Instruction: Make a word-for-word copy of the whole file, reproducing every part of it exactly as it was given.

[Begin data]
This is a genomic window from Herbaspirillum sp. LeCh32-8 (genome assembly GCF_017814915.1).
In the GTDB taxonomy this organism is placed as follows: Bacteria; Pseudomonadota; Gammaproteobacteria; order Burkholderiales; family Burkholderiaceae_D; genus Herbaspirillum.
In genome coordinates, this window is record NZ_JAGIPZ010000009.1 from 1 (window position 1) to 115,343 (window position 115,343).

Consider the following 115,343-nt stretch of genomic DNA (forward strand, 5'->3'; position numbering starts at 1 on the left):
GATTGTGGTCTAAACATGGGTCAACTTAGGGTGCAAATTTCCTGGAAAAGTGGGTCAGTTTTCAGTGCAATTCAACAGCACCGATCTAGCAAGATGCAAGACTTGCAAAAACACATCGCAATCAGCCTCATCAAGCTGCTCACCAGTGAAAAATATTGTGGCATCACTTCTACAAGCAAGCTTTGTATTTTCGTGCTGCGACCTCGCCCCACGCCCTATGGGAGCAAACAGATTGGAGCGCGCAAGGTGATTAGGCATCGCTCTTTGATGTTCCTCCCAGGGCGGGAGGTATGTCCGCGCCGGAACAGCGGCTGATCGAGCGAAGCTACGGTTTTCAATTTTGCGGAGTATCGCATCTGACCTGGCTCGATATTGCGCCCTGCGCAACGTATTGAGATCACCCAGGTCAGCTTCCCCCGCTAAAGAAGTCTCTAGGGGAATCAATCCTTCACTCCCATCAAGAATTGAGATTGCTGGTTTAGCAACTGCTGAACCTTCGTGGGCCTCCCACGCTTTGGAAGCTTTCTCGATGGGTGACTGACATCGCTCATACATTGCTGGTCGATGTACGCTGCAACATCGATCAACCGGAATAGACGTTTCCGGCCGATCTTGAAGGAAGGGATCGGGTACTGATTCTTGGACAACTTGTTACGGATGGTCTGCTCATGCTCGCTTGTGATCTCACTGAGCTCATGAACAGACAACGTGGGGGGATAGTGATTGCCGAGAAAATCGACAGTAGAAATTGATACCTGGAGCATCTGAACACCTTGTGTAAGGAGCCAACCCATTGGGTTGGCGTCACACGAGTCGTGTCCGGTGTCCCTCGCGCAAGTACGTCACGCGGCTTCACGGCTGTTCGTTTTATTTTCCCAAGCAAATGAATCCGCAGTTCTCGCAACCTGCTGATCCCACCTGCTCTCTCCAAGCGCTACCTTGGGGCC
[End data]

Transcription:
This is a genomic window from Herbaspirillum sp. LeCh32-8 (genome assembly GCF_017814915.1).
In the GTDB taxonomy this organism is placed as follows: Bacteria; Pseudomonadota; Gammaproteobacteria; order Burkholderiales; family Burkholderiaceae_D; genus Herbaspirillum.
In genome coordinates, this window is record NZ_JAGIPZ010000009.1 from 1 (window position 1) to 115,343 (window position 115,343).

Consider the following 115,343-nt stretch of genomic DNA (forward strand, 5'->3'; position numbering starts at 1 on the left):
GATTGTGGTCTAAACATGGGTCAACTTAGGGTGCAAATTTCCTGGAAAAGTGGGTCAGTTTTCAGTGCAATTCAACAGCACCGATCTAGCAAGATGCAAGACTTGCAAAAACACATCGCAATCAGCCTCATCAAGCTGCTCACCAGTGAAAAATATTGTGGCATCACTTCTACAAGCAAGCTTTGTATTTTCGTGCTGCGACCTCGCCCCACGCCCTATGGGAGCAAACAGATTGGAGCGCGCAAGGTGATTAGGCATCGCTCTTTGATGTTCCTCCCAGGGCGGGAGGTATGTCCGCGCCGGAACAGCGGCTGATCGAGCGAAGCTACGGTTTTCAATTTTGCGGAGTATCGCATCTGACCTGGCTCGATATTGCGCCCTGCGCAACGTATTGAGATCACCCAGGTCAGCTTCCCCCGCTAAAGAAGTCTCTAGGGGAATCAATCCTTCACTCCCATCAAGAATTGAGATTGCTGGTTTAGCAACTGCTGAACCTTCGTGGGCCTCCCACGCTTTGGAAGCTTTCTCGATGGGTGACTGACATCGCTCATACATTGCTGGTCGATGTACGCTGCAACATCGATCAACCGGAATAGACGTTTCCGGCCGATCTTGAAGGAAGGGATCGGGTACTGATTCTTGGACAACTTGTTACGGATGGTCTGCTCATGCTCGCTTGTGATCTCACTGAGCTCATGAACAGACAACGTGGGGGGATAGTGATTGCCGAGAAAATCGACAGTAGAAATTGATACCTGGAGCATCTGAACACCTTGTGTAAGGAGCCAACCCATTGGGTTGGCGTCACACGAGTCGTGTCCGGTGTCCCTCGCGCAAGTACGTCACGCGGCTTCACGGCTGTTCGTTTTATTTTCCCAAGCAAATGAATCCGCAGTTCTCGCAACCTGCTGATCCCACCTGCTCTCTCCAAGCGCTACCTTGGGGCC